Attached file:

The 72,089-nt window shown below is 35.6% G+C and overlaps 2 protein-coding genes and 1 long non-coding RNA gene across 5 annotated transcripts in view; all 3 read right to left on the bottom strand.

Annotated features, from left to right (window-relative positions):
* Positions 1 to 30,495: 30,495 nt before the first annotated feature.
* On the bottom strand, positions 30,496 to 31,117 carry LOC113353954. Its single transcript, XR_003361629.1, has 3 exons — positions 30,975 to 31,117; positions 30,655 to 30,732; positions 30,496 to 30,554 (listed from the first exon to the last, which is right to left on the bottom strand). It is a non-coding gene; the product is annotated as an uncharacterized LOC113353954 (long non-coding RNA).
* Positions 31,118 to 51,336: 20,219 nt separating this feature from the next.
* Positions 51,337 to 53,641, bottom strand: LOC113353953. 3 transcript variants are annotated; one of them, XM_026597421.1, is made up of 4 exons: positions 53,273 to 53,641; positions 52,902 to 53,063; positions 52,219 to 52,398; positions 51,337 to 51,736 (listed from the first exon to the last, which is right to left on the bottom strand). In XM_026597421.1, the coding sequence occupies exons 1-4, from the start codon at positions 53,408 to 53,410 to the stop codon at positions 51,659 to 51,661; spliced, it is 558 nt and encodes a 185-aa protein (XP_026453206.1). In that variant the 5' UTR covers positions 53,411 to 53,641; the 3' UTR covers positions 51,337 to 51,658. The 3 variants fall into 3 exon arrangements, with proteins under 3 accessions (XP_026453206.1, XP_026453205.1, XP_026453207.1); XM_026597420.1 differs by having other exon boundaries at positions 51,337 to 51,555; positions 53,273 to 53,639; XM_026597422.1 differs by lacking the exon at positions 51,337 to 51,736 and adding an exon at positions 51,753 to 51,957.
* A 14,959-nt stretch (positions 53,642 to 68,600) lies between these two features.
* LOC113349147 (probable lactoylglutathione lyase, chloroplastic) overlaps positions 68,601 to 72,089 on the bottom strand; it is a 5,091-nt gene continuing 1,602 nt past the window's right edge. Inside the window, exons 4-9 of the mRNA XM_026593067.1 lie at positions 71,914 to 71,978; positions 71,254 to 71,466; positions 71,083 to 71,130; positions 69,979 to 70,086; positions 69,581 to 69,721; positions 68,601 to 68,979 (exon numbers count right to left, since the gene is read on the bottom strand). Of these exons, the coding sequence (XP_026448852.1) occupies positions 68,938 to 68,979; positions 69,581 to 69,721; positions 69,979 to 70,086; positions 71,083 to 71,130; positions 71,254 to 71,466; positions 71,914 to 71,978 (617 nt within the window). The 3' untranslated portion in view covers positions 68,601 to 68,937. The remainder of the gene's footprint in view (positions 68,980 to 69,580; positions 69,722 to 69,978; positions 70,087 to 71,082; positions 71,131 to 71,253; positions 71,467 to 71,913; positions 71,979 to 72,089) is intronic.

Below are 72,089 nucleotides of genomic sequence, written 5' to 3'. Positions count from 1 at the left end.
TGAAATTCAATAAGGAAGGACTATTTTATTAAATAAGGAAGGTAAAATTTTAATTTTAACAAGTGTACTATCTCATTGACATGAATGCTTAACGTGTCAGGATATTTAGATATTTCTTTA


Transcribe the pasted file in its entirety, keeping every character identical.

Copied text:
The 72,089-nt window shown below is 35.6% G+C and overlaps 2 protein-coding genes and 1 long non-coding RNA gene across 5 annotated transcripts in view; all 3 read right to left on the bottom strand.

Annotated features, from left to right (window-relative positions):
* Positions 1 to 30,495: 30,495 nt before the first annotated feature.
* On the bottom strand, positions 30,496 to 31,117 carry LOC113353954. Its single transcript, XR_003361629.1, has 3 exons — positions 30,975 to 31,117; positions 30,655 to 30,732; positions 30,496 to 30,554 (listed from the first exon to the last, which is right to left on the bottom strand). It is a non-coding gene; the product is annotated as an uncharacterized LOC113353954 (long non-coding RNA).
* Positions 31,118 to 51,336: 20,219 nt separating this feature from the next.
* Positions 51,337 to 53,641, bottom strand: LOC113353953. 3 transcript variants are annotated; one of them, XM_026597421.1, is made up of 4 exons: positions 53,273 to 53,641; positions 52,902 to 53,063; positions 52,219 to 52,398; positions 51,337 to 51,736 (listed from the first exon to the last, which is right to left on the bottom strand). In XM_026597421.1, the coding sequence occupies exons 1-4, from the start codon at positions 53,408 to 53,410 to the stop codon at positions 51,659 to 51,661; spliced, it is 558 nt and encodes a 185-aa protein (XP_026453206.1). In that variant the 5' UTR covers positions 53,411 to 53,641; the 3' UTR covers positions 51,337 to 51,658. The 3 variants fall into 3 exon arrangements, with proteins under 3 accessions (XP_026453206.1, XP_026453205.1, XP_026453207.1); XM_026597420.1 differs by having other exon boundaries at positions 51,337 to 51,555; positions 53,273 to 53,639; XM_026597422.1 differs by lacking the exon at positions 51,337 to 51,736 and adding an exon at positions 51,753 to 51,957.
* A 14,959-nt stretch (positions 53,642 to 68,600) lies between these two features.
* LOC113349147 (probable lactoylglutathione lyase, chloroplastic) overlaps positions 68,601 to 72,089 on the bottom strand; it is a 5,091-nt gene continuing 1,602 nt past the window's right edge. Inside the window, exons 4-9 of the mRNA XM_026593067.1 lie at positions 71,914 to 71,978; positions 71,254 to 71,466; positions 71,083 to 71,130; positions 69,979 to 70,086; positions 69,581 to 69,721; positions 68,601 to 68,979 (exon numbers count right to left, since the gene is read on the bottom strand). Of these exons, the coding sequence (XP_026448852.1) occupies positions 68,938 to 68,979; positions 69,581 to 69,721; positions 69,979 to 70,086; positions 71,083 to 71,130; positions 71,254 to 71,466; positions 71,914 to 71,978 (617 nt within the window). The 3' untranslated portion in view covers positions 68,601 to 68,937. The remainder of the gene's footprint in view (positions 68,980 to 69,580; positions 69,722 to 69,978; positions 70,087 to 71,082; positions 71,131 to 71,253; positions 71,467 to 71,913; positions 71,979 to 72,089) is intronic.

Below are 72,089 nucleotides of genomic sequence, written 5' to 3'. Positions count from 1 at the left end.
TGAAATTCAATAAGGAAGGACTATTTTATTAAATAAGGAAGGTAAAATTTTAATTTTAACAAGTGTACTATCTCATTGACATGAATGCTTAACGTGTCAGGATATTTAGATATTTCTTTA